Phyllis Schlafly

Activist / August 15 / Political Figure
Date Of Birth:
15 August 1924
Date Of Death:
5 September 2016
Place Of Birth:
St. Louis, Missouri
Best Known As:
The Republican woman who helped defeat the ERA in the 1970s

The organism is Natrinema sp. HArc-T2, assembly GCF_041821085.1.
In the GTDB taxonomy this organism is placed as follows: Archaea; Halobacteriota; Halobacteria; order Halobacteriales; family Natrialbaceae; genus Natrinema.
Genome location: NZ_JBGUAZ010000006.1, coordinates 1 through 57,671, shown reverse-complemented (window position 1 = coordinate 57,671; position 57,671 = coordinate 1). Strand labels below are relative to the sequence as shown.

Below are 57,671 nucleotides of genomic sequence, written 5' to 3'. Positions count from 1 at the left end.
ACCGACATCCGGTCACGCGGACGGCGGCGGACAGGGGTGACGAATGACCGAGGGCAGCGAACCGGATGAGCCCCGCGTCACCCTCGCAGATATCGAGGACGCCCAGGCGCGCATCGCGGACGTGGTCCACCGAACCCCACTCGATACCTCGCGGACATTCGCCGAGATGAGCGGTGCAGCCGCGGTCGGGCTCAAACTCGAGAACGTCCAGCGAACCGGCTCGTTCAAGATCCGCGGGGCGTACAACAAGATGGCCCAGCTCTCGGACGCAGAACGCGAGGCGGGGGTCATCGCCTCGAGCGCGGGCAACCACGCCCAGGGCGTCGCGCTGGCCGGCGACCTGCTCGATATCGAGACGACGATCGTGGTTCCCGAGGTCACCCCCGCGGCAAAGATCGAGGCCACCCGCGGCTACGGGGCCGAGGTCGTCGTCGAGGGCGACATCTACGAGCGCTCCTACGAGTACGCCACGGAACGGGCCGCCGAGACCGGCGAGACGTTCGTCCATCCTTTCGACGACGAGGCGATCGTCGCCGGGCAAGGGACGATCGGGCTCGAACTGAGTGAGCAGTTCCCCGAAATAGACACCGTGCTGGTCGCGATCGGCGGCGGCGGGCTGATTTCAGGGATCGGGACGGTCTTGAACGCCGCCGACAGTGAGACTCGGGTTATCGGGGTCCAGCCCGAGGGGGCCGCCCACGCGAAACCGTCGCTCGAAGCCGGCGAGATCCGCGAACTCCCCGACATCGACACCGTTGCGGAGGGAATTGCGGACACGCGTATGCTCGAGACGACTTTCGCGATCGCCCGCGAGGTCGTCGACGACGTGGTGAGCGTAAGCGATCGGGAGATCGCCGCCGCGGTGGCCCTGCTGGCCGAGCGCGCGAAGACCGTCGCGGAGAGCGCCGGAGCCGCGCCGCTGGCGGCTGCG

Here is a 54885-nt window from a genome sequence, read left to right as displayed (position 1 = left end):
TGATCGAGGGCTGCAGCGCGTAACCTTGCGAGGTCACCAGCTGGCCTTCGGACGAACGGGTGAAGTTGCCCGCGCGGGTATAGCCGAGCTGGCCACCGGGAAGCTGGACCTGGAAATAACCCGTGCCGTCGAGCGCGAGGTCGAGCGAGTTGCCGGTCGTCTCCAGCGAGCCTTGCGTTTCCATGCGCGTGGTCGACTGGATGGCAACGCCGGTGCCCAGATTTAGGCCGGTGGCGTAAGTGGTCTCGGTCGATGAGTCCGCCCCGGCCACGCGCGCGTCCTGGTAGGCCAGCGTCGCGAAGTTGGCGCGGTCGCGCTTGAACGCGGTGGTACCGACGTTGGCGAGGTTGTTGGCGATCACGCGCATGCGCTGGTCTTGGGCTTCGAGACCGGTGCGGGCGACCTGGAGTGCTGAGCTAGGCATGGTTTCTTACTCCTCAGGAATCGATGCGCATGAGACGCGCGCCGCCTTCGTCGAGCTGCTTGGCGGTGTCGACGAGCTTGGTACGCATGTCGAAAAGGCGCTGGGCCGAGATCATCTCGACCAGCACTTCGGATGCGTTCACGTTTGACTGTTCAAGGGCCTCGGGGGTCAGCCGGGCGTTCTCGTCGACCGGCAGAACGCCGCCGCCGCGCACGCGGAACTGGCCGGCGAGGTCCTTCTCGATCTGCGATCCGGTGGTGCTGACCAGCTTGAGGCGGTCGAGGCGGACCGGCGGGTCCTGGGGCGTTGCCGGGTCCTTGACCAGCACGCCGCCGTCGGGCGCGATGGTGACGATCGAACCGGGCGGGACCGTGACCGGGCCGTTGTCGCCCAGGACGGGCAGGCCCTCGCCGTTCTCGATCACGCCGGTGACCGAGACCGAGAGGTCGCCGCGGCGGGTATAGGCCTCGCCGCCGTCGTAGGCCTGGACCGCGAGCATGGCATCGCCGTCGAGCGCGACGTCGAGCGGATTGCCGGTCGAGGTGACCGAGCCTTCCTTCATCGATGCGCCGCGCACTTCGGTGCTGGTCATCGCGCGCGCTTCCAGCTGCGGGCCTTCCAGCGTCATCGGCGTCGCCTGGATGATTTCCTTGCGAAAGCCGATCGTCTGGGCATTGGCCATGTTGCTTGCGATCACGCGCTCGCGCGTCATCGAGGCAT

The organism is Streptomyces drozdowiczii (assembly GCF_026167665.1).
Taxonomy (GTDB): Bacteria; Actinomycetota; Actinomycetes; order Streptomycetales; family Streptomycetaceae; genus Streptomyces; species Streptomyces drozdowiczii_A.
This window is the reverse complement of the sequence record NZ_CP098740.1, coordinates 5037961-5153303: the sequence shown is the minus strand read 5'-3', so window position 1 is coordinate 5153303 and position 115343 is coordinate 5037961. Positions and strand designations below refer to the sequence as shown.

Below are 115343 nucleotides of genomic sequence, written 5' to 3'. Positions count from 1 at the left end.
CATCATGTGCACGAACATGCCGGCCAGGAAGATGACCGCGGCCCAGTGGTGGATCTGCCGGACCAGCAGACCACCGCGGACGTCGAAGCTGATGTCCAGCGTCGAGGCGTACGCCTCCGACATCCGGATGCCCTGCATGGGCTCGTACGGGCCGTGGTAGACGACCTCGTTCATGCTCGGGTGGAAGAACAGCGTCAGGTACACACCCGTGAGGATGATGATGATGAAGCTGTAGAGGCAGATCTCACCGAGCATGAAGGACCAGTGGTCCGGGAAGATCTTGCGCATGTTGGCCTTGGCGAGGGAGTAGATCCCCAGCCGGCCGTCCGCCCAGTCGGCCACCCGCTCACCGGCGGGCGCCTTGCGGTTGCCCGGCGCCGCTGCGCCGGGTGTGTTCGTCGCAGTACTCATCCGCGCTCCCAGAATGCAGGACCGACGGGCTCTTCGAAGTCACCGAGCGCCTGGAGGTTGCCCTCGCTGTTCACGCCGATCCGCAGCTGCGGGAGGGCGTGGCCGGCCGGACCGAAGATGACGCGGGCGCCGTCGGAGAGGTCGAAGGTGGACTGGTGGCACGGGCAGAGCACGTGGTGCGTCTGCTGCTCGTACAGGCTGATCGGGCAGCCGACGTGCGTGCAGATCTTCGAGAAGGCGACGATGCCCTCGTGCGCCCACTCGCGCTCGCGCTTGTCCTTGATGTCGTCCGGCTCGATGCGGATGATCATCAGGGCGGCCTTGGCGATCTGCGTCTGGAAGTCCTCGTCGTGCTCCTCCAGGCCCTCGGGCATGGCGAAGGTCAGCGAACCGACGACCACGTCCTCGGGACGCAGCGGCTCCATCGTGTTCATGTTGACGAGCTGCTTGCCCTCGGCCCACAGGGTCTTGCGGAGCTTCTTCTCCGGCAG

Phyllis Schlafly was a Roman Catholic political activist who spent half a century being a thorn in the side of American feminists. Her grassroots efforts in the 1970s were successful in stopping the adoption of the Equal Rights Amendment (ERA) a constitutional amendment that would legally recognize and protect the rights of women. Schlafly became nationally prominent in the 1950s for her mastery of media and her involvement in party politics at national conventions, first as a fervent anti-communist. By the 1970s she had turned her grassroots volunteers (many of them church-going women) into a force against abortion and feminism, linking the two as a political weapon against liberals and Democrats. With six children and a wealthy husband at home, Schlafly toured the nation giving lectures and selling her books on TV and radio as a pearl-wearing, pink-suited Republican supporter. She advised women to tend to their husbands and children at home, and warned that the ERA would force women into the workforce and children into government-run camps. Schlafly predicted that "equal rights" would mean shared bathrooms and women in the military. She believed that was bad and said so, with a polite smile. She had a graduate degree from Radcliffe (1945) and later earned a law degree (1978), but Schlafly's entire career was as a supporter for Republican political candidates, beginning in 1949. Schlafly is credited with -- or blamed for -- injecting "family values" into the national political debate and motivating Christian evangelicals to reshape the Republican party during the 1970s and '80s. She continued speaking and writing on the same themes up until she died at the age of 92.

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